There is no law preventing Peter Ueberroth from instituting mandatory drug testing in baseball.

But there ought to be.

It's right and reasonable to eliminate drug abuse from baseball. But it's wrong and dangerous to try and do so without sufficient respect for a person's fundamental right to privacy.

Public safety is not at issue here. These are not policemen, or firemen, or air traffic controllers -- people who we must insist be drug-free because they're charged with protective responsibilities. These are people earning their living off a game.

Baseball wants you to believe that this is just about "the integrity of the game"; a way to prevent baseball suffering a scandal similar to what recently has been alleged at Tulane: that a conspiracy to shave points was linked to athletes using illegal drugs.

But mandatory drug testing is about more than the integrity of the game; it also is about individual freedom and civil liberties, issues which far outweigh the integrity of any game.

You don't have to question Ueberroth's sincerity on the issue of drug abuse to be appalled by the Orwellian prospect of the rounding up of thousands of bat boys, ticket sellers, secretaries, owners, and -- if they agree to it -- major league players, and placing them in a holding cell to administer urinalysis.

Where's the lab -- Salem?

If the government tried to institute such unilateral drug testing, it would immediately be challenged on the grounds that it violated the Fourth Amendment guarantees against search without reasonable cause and due process protections. But baseball, as a private corporation, isn't constitutionally responsible.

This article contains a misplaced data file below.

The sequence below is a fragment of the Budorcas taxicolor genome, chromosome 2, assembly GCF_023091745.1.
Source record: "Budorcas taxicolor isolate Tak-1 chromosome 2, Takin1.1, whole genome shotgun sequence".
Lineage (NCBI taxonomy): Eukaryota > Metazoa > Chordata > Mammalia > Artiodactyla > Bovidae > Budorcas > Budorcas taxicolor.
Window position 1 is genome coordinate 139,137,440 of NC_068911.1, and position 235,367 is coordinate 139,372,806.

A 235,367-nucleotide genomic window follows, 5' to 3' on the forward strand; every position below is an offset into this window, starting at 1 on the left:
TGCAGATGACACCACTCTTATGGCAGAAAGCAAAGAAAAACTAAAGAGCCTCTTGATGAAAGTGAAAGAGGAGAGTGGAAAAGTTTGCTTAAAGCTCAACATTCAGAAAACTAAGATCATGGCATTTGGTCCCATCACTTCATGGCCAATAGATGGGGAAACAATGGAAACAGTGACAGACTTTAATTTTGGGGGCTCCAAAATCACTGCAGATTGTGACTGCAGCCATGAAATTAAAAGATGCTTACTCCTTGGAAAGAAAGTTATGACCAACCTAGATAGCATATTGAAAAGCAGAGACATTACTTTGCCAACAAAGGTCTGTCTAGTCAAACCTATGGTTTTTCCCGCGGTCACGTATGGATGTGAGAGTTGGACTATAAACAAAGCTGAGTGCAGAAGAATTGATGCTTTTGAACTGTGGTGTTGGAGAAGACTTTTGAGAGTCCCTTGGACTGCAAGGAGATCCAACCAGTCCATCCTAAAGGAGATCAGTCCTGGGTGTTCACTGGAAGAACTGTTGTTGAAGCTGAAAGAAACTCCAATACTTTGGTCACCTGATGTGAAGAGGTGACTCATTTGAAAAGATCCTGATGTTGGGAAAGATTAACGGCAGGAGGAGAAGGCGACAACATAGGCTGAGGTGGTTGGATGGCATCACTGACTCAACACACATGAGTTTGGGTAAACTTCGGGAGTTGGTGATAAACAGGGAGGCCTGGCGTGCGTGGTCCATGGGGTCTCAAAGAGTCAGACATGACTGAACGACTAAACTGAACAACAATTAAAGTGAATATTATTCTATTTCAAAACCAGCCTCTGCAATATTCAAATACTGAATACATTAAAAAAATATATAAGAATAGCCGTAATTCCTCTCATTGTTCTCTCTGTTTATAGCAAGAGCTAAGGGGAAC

You might find it easy to demand that a $750,000-a-year outfielder hitting .215 submit to a drug test. How else to explain his poor performance?

But what if, suddenly, your boss demanded you take a drug test? Or a lie detector test? Not because he specifically suspected you, of course, but there had been some things stolen from the office and statistically no one could be above suspicion. How would you dance to that music?

Norma Rollins, acting director of the New York Civil Liberties Union, said yesterday that "a reasonable search has to be based on reasonable suspicion or probable cause regarding an individual. What you have here is a general search: thousands will be searched, although there is no reason to believe that any one of them has committed an illegal act. You're forcing, coercing people to accept an intrusive act. It's not justifiable. But it's not illegal because it's being done by a private employer -- not the government. I'm not saying he has the right; I'm saying there's no law to prevent it."

Why would Ueberroth, whose public career thus far has been characterized by compassion for the individual athlete and appreciation for the beneficial value of good public relations, engage in such risky business?